PARIS, Feb 6 — If we find ourselves one day on the planet Mars, will we still be able to toast one another with a glass of beer or wine in our hand?
With space tourism increasingly becoming a reality, a slew of projects envisioning sending alcohol into space are helping people imagine a festive existence in orbit.
We’ve seen that aging wine at sea can have positive effects, thanks to the darkness and the constant temperature.
Could outer space also prove to bestow unique properties on an alcohol in the context of an aging location?
An American distillery recently announced on US TV’s ABC News that it intends to send its bourbon barrels into the Earth’s orbit for a year of aging.
This project , developed by Mystic Farm and Distillery, could be executed as part of a launch from Elon Musk’s SpaceX.
After having already aged its 55 per cent corn and 45 per cent wheat beverage in the traditional way, the Durham, North Carolina distillery wants to create an extra special edition.
Thus, only 1,500 bottles will be part of the expedition, all authenticated by NFT. If you want to be part of the Mystic Galactic mission, it will cost you US$75,000.
The price to pay for exclusive access to the flavours of space… By holding this digital token, owners will also have privileged access to mission data via an app.
And they’ll even be able to watch the process in real time via a live video feed.
Wine on the moon and vodka on Mir
Whether or not it’s rooted in a genuine desire to explore whether weightless conditions can provide a new dimension to an alcohol’s taste, this campaign is an incredible marketing coup for this North Carolina company.
Beyond the mission itself, it shows us just how keen many people are to create a link between life in space and alcohol, an element associated with social pleasure and celebrations in many cultures. With nearly every space mission the question comes up, with the media wanting to know about astronauts’ menus and whether alcohol will be paired with the meals.
Back in 2017, the BBC delved into this complex relationship between the space universe and alcohol. Indeed Buzz Aldrin figures in the legends and history surrounding the subject.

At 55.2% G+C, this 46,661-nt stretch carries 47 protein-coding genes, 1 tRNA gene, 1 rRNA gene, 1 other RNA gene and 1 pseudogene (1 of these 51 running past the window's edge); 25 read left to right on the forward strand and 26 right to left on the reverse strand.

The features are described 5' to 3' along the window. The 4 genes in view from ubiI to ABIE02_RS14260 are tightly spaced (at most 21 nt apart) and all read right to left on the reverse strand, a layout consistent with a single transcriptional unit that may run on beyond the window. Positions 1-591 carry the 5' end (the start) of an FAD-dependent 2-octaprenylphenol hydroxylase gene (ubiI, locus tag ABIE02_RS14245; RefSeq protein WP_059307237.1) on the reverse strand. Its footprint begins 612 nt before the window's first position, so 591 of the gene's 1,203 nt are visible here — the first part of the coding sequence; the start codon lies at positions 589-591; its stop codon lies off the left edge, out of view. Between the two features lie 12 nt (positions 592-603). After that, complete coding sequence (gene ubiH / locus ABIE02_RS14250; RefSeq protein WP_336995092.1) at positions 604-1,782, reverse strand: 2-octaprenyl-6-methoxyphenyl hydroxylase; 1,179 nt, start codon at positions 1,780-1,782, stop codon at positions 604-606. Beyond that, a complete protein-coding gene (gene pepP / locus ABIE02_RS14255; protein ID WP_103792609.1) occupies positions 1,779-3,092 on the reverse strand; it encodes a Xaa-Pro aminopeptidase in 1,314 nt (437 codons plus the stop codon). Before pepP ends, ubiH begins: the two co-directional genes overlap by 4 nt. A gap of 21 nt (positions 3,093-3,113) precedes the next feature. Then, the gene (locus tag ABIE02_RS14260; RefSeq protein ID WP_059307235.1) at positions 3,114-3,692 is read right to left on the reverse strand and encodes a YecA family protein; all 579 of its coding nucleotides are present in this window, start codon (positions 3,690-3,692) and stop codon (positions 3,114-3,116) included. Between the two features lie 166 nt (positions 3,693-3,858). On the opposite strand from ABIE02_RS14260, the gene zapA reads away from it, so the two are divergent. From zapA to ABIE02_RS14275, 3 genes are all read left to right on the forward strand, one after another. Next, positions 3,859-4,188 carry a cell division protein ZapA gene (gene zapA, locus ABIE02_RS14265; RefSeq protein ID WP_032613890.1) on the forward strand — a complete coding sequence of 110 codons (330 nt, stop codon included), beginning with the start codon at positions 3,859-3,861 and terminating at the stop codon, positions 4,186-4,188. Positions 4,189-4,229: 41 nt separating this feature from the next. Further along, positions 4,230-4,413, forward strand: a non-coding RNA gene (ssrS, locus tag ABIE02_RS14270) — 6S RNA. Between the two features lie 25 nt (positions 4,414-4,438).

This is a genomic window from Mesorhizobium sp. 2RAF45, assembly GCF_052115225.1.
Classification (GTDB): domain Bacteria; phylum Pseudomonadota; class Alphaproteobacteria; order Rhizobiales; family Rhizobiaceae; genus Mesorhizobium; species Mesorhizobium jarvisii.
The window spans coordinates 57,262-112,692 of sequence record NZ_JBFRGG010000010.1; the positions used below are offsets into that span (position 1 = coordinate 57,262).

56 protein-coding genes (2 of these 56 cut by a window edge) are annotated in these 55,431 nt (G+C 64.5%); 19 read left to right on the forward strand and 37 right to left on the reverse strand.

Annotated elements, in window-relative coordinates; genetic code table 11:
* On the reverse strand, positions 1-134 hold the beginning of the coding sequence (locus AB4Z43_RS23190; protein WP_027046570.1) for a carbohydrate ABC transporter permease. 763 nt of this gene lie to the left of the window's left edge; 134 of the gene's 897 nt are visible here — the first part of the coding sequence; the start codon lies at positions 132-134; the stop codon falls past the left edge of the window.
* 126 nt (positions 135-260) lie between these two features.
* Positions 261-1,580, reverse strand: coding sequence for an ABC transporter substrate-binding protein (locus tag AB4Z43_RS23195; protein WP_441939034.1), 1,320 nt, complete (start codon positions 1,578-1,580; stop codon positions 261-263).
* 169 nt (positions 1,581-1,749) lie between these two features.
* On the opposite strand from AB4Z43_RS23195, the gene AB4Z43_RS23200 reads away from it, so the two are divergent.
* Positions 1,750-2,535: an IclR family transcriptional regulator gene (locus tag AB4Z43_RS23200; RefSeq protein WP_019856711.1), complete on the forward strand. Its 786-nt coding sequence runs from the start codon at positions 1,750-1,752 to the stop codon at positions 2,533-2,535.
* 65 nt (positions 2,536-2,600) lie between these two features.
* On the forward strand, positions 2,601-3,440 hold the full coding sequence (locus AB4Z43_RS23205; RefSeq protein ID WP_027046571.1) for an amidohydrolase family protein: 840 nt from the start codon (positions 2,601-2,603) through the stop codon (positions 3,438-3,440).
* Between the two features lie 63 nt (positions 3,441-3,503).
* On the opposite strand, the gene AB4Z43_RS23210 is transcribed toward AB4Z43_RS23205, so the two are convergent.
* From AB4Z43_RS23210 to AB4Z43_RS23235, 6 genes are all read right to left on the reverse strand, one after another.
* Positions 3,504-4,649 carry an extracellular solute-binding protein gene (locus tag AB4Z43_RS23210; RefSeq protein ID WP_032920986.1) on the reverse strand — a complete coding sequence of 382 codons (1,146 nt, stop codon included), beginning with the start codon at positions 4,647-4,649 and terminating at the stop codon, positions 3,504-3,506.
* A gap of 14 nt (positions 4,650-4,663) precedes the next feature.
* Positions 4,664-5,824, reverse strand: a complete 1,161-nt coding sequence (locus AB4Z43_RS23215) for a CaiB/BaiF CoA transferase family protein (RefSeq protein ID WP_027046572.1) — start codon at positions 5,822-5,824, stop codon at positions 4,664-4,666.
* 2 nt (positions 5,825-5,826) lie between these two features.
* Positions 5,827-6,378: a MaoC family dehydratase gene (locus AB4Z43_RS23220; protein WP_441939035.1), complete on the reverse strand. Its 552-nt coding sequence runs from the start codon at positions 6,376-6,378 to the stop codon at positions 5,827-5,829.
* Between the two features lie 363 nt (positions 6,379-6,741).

The second man to walk on the moon said in a book that he had a small communion ceremony in which he sipped a little bit of wine before stepping out of the lunar module, in the company of Neil Armstrong.
Later, Russians are reported to have taken cognac and vodka on board the Mir station with some reports suggesting the cosmonauts were even advised to consume alcohol for health reasons…
During the launch of the first American space station, Skylab, at the beginning of the 1970s, there were originally plans for astronauts to drink sherry. After some controversy, Nasa finally decided to ban alcohol in space. A measure that is still in place today.
However in the early 2000s, with the first private space flights, including that of Dennis Tito at a cost of 20 million dollars, space tourism changed the game a little bit, as some of these very wealthy travellers may find it difficult to imagine a vacation without an aperitif. This has led to a host of initiatives aimed at creating drinks to be consumed in space.
In 2011, an Australian brewery, from the suburbs of Sydney, produced a beer specifically designed to be drunk in space.
More recently, champagne house Mumm has worked on the issue, by developing a bottle specifically designed to be uncorked on board the international space station during a private flight. The bubbles of the Cordon Rouge cuvée should be propelled into space this year during the next Axiom Space mission.
One might think that the subject is superficial compared to the experiments carried out on board the ISS related to medical studies, for instance to accelerate the production of stem cells or to anticipate antibiotic resistance.
But the results of the second phase of the Deep Space Food Challenge, led by Nasa to find solutions for feeding humans in space, have just demonstrated that alcohol could also fuel the work of astronauts.
Among the selected start-ups, there is a wildly innovative New York project (by Air Company), which consists in transforming the carbon dioxide expelled by an astronaut into alcohol molecules, announced Nasa.
The idea would not be to make cocktails out of it, however, but rather to use it as food to feed yeast to produce proteins, fats and carbohydrates to feed a team of astronauts. — ETX Studio